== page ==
Thomas Martin Easterly

Learn more about Easterly, a prominent American 19th Century Daguerreotypist from Vermont.

Thomas Martin Easterly was born in Guilford Vermont in 1809. Later he moved to Brattleboro. During his school years, he developed an expertise in writing. Easterly became a travelling calligrapher in the 1830s. Meanwhile, French artist Louis Jacques Daguerre developed the daguerreotype. 
Daguerreotypes were the first publicly available photographic process, introduced worldwide in 1839. Easterly began developing his own photographic skills in 1844. Easterly took some of the earliest known photographic images of Vermont. In fact, his photographs were made almost a generation earlier than the wet-plate collodion images taken around the time of the Civil War.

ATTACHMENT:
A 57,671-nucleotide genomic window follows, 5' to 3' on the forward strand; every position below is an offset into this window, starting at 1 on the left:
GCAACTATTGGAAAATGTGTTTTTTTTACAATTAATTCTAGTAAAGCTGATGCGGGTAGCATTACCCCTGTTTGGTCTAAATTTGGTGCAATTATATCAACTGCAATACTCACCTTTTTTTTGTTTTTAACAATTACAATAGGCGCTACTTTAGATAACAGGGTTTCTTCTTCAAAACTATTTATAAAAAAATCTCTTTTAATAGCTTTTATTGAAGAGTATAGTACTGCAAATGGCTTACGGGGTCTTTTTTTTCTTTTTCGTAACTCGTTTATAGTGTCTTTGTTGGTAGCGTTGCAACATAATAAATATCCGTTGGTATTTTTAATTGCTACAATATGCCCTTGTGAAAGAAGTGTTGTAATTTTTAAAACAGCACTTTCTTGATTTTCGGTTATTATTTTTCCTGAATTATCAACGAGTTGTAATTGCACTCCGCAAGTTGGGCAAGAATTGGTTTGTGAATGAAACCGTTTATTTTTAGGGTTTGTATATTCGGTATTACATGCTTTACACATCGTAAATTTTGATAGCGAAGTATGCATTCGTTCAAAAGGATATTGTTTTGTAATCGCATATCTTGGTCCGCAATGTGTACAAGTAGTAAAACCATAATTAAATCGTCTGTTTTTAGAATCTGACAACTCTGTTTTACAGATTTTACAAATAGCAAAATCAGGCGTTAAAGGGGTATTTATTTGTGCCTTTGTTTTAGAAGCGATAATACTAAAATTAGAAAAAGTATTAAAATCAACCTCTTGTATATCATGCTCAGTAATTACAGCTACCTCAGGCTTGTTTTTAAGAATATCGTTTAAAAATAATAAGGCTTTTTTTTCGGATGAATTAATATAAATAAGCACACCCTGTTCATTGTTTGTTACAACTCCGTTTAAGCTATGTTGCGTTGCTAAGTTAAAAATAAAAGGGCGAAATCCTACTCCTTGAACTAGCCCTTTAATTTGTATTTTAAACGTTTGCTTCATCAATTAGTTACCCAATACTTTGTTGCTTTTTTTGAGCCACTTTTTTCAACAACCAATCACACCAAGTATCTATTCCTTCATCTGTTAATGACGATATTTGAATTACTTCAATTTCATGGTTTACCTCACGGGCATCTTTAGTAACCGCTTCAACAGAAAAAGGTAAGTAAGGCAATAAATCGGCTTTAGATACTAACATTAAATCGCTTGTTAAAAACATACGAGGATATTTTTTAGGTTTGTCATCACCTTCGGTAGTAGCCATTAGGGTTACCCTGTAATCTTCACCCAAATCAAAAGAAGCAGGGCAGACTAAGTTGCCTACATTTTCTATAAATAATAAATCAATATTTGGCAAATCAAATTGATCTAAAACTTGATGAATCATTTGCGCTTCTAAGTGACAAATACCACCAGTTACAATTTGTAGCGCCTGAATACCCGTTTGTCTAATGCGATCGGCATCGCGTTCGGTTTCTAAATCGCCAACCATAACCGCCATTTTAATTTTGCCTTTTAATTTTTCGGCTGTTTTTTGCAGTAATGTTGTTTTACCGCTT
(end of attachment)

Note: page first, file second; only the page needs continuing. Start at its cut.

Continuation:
Daguerreotypes had an enduring impact on American society. For the first time, many Americans could have a picture of themselves or their loved ones in their home. Photographs cost less than portrait paintings. They took less time to make, too. Posing, shooting, and processing took about 45 minutes in all. Easterly understood daguerreotypes as a method to record the present, but also to preserve the past for generations to come. In an 1864 advertisement he wrote, “It will doubtless out live you, your grand-children, and your great-grand-children.” Easterly's early images of Vermont were considered before their time because they focused on landscapes instead of portraits. He captured enduring images of places of interest like the University of Vermont Mill building and the Vermont Asylum for the Insane (now, Brattleboro Retreat). Daguerreotypes provided the ability to preserve history as it was at the time, and not how it was remembered.